Sleep Quality in Normal Weight and Overweight Individuals: A Cross-Sectional Survey
Author(s): Muhammad Sohaib Asghar, Maira Hassan, Sarah Kamran Akbani, Nimra Shaikh, Uzma Rasheed, Mohammed Akram, Nisar Ahmed, Shahzad Ahmed, Talha Zafar, Muhammad Saleem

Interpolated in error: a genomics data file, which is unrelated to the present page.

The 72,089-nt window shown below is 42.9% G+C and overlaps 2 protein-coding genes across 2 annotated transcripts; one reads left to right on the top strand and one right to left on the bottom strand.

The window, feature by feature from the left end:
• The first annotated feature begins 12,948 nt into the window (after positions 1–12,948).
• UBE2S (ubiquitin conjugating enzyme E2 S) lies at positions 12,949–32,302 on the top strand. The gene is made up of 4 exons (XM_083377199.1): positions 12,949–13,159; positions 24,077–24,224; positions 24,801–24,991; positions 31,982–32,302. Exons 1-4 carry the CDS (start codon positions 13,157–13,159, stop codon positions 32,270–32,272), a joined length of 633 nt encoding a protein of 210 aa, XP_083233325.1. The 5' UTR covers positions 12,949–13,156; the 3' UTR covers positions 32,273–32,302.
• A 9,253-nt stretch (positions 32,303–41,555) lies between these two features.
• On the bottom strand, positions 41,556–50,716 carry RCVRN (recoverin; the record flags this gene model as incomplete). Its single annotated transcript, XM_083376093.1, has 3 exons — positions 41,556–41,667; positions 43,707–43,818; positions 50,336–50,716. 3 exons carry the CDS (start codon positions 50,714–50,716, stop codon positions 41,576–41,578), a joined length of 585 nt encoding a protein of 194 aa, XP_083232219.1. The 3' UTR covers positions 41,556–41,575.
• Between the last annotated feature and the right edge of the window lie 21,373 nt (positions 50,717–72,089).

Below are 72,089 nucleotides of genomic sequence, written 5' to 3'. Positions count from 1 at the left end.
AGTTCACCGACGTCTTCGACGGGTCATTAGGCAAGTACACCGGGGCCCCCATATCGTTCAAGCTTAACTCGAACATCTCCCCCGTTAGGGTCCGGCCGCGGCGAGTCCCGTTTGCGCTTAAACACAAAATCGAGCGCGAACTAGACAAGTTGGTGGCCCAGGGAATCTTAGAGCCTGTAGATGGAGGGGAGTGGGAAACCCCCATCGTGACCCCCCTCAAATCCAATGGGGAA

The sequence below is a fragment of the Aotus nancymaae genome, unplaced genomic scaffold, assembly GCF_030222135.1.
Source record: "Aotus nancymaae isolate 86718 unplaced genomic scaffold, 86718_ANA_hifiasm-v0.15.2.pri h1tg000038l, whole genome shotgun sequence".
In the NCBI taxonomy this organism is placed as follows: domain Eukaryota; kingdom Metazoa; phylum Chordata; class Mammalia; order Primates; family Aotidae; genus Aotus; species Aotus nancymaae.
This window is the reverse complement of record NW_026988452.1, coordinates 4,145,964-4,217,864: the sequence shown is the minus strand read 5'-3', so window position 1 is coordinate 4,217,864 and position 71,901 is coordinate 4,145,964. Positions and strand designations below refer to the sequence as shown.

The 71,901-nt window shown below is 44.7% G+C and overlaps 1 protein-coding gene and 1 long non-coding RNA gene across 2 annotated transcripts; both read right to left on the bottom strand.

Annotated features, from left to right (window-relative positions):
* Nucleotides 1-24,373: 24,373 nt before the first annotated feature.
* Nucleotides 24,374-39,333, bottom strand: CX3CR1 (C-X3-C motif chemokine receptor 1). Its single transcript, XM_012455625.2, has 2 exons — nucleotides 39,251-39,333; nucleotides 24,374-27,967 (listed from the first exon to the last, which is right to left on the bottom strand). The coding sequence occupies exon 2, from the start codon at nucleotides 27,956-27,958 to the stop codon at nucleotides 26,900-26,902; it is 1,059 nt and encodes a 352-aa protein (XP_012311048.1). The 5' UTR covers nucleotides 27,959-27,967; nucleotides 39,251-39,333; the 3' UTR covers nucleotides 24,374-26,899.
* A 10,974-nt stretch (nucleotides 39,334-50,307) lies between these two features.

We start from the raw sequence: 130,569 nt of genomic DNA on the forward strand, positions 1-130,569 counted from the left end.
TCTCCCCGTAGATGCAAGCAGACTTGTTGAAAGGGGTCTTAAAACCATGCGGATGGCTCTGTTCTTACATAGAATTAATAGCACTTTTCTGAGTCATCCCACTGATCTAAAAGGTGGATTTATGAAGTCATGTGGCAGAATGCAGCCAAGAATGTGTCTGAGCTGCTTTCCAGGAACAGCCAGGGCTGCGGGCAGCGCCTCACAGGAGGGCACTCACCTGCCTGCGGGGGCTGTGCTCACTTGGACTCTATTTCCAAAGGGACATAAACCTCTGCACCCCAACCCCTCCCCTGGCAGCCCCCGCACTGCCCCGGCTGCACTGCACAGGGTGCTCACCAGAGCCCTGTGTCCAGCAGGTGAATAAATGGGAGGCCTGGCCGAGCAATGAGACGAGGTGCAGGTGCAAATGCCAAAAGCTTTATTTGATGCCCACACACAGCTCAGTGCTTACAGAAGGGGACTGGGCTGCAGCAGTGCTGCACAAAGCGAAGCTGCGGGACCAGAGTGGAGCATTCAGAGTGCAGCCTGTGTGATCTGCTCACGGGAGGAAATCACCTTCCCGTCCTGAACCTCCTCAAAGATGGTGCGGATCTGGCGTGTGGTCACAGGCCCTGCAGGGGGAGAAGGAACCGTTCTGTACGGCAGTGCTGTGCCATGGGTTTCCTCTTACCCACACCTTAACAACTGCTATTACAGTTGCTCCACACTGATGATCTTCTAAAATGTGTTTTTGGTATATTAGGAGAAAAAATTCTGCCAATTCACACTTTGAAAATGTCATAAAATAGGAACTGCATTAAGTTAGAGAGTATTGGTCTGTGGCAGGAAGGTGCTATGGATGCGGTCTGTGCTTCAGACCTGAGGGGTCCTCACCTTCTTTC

Sleep is an important part of one’s daily routine and sleeping less than 6 hours at night is considered decreased somnolence. The frequency of obesity is shooting up worldwide, mainly in developed countries. Obesity has become a very grave root cause of health issues in our society. Our study aims to find out the association between obesity and sleep, and the frequency of poor sleep quality among normal weight-bearing and overweight individuals. It was conducted as a cross-sectional, observational, questionnaire-based survey, a total of 380 subjects were randomly selected from the community. Sleep quality was compared among both the groups using standard validated scale questionnaire for sleep quality (Pittsburg Sleep Quality Index). Our study found out that out of 380 individuals who were being inquired 228 (60%) individuals were normal weight-bearing and 68 (30%) were overweight. Sleep quality was found to be impaired in 120 (52%) of normal-weight individuals as compared to 36 (45%) overweight individuals, although mean PSQI was higher in overweight’s (p=0.008). We further found that self-reported sleep duration was not different in normal as well as overweight individuals. The rate of poor sleep quality was found equal among male and female overweight individuals. It is concluded that sleep quality is dependent on various factors including sleep awareness, sleep hygiene, environment, and other factors that should be taken into account also regardless of the weight of the person. We also recommend that working on awareness regarding the importance of sleep and helping parents to establish an appropriate sleep routine for young children may be useful in preventing obesity.